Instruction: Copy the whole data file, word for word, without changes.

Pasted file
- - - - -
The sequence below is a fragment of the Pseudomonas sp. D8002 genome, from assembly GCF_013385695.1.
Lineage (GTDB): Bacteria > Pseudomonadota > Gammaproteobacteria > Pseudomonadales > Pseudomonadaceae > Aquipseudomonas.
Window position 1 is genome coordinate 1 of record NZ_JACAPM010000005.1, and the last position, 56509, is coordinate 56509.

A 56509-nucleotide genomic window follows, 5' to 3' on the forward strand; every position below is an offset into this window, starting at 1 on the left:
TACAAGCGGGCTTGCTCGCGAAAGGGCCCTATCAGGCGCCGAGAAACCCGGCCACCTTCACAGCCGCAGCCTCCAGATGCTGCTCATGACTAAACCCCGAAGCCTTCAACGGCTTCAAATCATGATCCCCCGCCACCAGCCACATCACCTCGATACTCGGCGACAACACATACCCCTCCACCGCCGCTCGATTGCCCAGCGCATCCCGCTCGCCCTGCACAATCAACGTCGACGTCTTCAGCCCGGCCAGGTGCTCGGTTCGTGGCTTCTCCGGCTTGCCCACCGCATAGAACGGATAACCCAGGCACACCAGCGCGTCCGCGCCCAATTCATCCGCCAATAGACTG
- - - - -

The sequence below is a fragment of the Pseudomonas sp. D8002 genome, from assembly GCF_013385695.1.
Lineage (GTDB): Bacteria > Pseudomonadota > Gammaproteobacteria > Pseudomonadales > Pseudomonadaceae > Aquipseudomonas.
Window position 1 is genome coordinate 1 of record NZ_JACAPM010000005.1, and the last position, 56509, is coordinate 56509.

A 56509-nucleotide genomic window follows, 5' to 3' on the forward strand; every position below is an offset into this window, starting at 1 on the left:
TACAAGCGGGCTTGCTCGCGAAAGGGCCCTATCAGGCGCCGAGAAACCCGGCCACCTTCACAGCCGCAGCCTCCAGATGCTGCTCATGACTAAACCCCGAAGCCTTCAACGGCTTCAAATCATGATCCCCCGCCACCAGCCACATCACCTCGATACTCGGCGACAACACATACCCCTCCACCGCCGCTCGATTGCCCAGCGCATCCCGCTCGCCCTGCACAATCAACGTCGACGTCTTCAGCCCGGCCAGGTGCTCGGTTCGTGGCTTCTCCGGCTTGCCCACCGCATAGAACGGATAACCCAGGCACACCAGCGCGTCCGCGCCCAATTCATCCGCCAATAGACTG